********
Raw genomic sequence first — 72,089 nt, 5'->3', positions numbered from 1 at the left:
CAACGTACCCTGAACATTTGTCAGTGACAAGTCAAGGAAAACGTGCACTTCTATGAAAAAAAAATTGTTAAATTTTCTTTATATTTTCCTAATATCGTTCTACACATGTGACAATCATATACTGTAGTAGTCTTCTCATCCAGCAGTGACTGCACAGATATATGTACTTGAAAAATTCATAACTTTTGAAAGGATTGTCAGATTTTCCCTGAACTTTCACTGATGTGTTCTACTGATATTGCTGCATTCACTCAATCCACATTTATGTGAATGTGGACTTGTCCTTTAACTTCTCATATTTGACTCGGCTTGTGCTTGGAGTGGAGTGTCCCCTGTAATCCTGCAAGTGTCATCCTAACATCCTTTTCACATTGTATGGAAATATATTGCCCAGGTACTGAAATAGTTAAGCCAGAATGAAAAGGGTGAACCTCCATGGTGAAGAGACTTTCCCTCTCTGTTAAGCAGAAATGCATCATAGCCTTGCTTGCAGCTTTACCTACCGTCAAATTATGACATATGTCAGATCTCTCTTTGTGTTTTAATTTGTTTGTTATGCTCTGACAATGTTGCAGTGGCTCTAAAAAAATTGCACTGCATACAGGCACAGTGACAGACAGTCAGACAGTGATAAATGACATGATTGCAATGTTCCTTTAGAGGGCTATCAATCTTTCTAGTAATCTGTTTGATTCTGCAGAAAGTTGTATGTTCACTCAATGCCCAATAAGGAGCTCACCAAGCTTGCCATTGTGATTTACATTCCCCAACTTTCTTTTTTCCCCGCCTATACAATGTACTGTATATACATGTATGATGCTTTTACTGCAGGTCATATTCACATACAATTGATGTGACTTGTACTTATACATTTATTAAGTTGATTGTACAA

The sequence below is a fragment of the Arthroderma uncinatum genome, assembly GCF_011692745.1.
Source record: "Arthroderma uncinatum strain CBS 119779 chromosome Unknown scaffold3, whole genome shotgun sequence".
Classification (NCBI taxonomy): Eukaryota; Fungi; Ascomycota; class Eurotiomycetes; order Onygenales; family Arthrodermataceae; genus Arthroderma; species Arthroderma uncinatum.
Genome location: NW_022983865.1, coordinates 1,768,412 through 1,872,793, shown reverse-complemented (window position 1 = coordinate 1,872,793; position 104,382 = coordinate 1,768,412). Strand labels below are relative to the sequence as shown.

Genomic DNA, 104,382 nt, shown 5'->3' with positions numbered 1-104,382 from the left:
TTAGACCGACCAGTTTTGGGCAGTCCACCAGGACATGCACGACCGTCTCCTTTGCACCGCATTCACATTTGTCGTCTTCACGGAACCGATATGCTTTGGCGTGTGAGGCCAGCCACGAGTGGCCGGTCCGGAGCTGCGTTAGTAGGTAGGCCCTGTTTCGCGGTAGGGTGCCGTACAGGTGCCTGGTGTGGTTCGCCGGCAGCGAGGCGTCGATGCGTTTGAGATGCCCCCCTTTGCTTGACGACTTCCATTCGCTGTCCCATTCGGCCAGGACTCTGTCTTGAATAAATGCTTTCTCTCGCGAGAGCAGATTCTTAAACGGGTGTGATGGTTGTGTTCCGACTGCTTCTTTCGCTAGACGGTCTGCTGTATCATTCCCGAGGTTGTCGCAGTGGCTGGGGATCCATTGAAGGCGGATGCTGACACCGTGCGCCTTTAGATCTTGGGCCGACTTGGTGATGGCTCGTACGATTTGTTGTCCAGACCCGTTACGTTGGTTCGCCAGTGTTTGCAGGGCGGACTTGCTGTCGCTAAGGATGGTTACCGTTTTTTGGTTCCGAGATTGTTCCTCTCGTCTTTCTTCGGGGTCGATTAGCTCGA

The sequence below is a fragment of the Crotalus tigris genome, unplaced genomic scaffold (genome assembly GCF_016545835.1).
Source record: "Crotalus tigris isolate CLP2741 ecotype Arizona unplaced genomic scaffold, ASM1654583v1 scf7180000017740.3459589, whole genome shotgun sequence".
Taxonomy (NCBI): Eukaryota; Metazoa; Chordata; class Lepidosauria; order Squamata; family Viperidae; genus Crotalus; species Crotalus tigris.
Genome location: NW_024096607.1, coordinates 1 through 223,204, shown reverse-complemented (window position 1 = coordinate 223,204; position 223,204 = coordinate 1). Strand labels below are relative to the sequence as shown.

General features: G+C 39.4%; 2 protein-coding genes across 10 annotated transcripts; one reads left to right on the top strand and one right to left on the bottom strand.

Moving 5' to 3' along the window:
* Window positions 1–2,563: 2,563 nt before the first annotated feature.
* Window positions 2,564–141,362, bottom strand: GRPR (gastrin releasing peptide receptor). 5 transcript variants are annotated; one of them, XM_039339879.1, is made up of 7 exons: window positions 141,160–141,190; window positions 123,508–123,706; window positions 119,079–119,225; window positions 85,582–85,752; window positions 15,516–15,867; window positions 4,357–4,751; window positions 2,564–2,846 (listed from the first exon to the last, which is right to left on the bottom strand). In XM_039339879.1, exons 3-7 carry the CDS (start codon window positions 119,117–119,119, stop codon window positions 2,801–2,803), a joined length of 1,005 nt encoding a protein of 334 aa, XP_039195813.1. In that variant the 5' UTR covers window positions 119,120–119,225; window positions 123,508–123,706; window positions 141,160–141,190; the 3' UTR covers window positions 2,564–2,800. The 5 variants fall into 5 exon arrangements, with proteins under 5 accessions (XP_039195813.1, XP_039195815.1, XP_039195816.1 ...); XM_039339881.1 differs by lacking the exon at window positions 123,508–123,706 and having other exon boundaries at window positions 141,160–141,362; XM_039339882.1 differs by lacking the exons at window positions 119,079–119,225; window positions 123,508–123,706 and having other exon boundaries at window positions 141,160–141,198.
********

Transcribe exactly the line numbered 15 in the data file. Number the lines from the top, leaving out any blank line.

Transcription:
* Window positions 1–2,563: 2,563 nt before the first annotated feature.